Ukrainian officers estimated that some 100 Russian troops died in Voznesensk, including those whose bodies were taken by retreating Russian troops or burned inside carbonized vehicles. As of Tuesday, 11 dead Russian soldiers were in the railway car turned morgue, with search parties looking for other bodies in nearby forests. Villagers buried some others.

“Sometimes, I wish I could put these bodies on a plane and drop them all onto Moscow, so they realize what is happening here,” said Mr. Sokurenko, the funeral director, as he put Tuesday’s fifth Russian cadaver on blue-plastic sheeting inside his van marked “Cargo 200”??”Soviet military slang for killed in action. A Ukrainian military explosives specialist accompanied him, because some bodies had been booby trapped.

About 10 Ukrainian civilians died in Voznesensk during the combat and two more after hitting a land mine afterward, local officials said. Ukraine doesn’t disclose its military losses. There were fatalities, mostly among the Territorial Defense volunteer forces, local residents said.

The Russian operation to seize Voznesensk, 20 miles from the South Ukrainian Nuclear Power Plant, was ambitious and well-equipped. It began after Russian forces fanned out of the Crimean Peninsula, which Moscow severed from Ukraine and annexed in 2014, and thrust northward to seize the regional capital of Kherson on March 1. They pushed to the edge of Mykolaiv, the last major city before Odessa, Ukraine’s main port.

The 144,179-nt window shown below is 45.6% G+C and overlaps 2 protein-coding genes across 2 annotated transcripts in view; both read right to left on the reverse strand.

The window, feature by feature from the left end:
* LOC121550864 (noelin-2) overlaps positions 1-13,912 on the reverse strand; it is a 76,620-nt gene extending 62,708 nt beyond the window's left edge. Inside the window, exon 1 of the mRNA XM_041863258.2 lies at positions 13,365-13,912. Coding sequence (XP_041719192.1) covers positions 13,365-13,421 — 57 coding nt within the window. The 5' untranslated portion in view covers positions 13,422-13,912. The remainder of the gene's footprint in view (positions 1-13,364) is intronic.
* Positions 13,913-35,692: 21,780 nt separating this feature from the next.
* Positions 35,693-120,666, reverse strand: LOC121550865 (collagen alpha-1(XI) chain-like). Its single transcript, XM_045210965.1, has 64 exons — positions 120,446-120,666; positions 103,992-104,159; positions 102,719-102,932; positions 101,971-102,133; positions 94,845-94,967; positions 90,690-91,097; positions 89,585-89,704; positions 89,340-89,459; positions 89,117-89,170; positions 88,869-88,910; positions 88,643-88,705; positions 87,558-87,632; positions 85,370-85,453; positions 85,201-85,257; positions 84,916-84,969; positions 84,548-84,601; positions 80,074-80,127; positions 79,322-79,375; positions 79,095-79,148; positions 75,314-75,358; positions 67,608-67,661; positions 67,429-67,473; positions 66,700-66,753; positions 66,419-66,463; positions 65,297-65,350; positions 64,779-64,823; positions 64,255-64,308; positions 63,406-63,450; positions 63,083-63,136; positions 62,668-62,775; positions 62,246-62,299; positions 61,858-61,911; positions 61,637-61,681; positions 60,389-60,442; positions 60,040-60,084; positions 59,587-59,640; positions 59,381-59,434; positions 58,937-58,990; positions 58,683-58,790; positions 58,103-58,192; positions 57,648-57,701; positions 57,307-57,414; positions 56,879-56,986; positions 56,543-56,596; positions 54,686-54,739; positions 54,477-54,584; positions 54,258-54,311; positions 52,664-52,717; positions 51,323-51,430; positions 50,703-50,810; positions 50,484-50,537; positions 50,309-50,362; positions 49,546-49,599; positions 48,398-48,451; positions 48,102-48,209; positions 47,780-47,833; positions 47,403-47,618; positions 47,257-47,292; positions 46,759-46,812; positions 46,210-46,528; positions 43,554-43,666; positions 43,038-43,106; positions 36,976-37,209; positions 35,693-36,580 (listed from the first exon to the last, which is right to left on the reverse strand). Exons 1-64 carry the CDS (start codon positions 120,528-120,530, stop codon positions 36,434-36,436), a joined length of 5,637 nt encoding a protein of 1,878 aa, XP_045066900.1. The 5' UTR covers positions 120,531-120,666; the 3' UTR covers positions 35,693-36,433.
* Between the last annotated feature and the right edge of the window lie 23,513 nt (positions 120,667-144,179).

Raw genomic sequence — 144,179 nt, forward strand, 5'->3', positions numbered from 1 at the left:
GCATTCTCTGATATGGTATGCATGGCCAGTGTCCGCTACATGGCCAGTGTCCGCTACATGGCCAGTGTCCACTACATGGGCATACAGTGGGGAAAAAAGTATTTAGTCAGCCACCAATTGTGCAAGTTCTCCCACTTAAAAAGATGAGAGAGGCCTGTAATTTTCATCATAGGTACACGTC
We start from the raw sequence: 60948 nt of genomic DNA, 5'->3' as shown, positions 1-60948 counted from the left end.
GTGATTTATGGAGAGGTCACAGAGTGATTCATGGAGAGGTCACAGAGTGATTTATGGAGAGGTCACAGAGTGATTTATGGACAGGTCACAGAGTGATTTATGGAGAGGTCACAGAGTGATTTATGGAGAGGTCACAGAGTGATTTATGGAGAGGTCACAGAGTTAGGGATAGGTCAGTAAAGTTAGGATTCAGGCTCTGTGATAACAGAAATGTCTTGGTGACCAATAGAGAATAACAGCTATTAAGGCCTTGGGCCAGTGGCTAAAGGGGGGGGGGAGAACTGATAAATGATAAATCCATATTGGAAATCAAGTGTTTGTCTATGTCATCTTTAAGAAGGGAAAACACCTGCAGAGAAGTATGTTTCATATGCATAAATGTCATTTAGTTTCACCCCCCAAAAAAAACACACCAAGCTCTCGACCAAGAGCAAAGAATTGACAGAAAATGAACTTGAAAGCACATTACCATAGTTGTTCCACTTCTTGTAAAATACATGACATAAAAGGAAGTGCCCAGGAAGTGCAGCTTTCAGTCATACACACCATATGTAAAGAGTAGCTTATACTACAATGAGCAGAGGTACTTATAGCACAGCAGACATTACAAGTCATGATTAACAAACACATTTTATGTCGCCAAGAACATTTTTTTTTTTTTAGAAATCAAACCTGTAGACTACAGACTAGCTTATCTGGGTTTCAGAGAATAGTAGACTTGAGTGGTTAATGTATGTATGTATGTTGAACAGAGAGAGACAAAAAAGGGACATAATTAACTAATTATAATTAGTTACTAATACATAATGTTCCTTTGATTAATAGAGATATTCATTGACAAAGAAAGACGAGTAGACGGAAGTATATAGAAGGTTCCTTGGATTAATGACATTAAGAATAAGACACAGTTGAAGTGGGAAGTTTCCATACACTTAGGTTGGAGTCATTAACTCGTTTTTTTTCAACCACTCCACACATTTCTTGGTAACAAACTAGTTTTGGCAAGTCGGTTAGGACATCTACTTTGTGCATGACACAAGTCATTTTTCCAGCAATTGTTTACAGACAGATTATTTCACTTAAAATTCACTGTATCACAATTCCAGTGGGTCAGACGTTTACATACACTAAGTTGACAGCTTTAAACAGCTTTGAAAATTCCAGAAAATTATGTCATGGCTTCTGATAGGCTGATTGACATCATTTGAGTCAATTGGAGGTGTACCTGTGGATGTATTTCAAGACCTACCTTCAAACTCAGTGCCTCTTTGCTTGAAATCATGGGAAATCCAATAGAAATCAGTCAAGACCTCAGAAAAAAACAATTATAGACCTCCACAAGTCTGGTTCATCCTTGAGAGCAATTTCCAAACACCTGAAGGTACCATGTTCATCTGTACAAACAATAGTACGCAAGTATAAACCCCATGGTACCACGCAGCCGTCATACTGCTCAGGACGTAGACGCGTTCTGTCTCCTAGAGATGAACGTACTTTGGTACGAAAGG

About 55 miles north of Mykolaiv, Voznesensk offered an alternative bridge over the Southern Bug river and access to the main highway linking Odessa with the rest of Ukraine. Russian forces raced toward the town at the same time as they made a successful push northeast to seize the city of Enerhodar, where another major Ukrainian nuclear power plant is located. Voznesensk’s fall would have made defending the nuclear plant to the north of here nearly impossible, military officials said.

Mayor Velichko worked with local businessmen to dig up the shores of the Mertvovod river that cuts through town so armored personnel vehicles couldn’t ford it. He got other businessmen who owned a quarry and a construction company to block off most streets to channel the Russian column into areas that would be easier to hit with artillery.

Ahead of the Russian advance, military engineers blew up the bridge over the Mertvovod and a railroad bridge on the town’s edge. Waiting for the Russians in and around Voznesensk were Ukrainian regular army troops and members of the Territorial Defense force, which Ukraine established in January, recruiting and arming volunteers to help protect local communities. Local witnesses, officials and Ukrainian combat participants recounted what happened next.

Missile strikes
The Russian assault began with missile strikes and shelling that hit central Voznesensk, destroying the municipal swimming pool and damaging high-rises. Helicopters dropped Russian air-assault troops in a forested ridge southwest of Voznesensk, as an armored column drove from the southeast. Mr. Velichko said a local collaborator with the Russians, a woman driving a Hyundai SUV, showed the Russian column a way through back roads.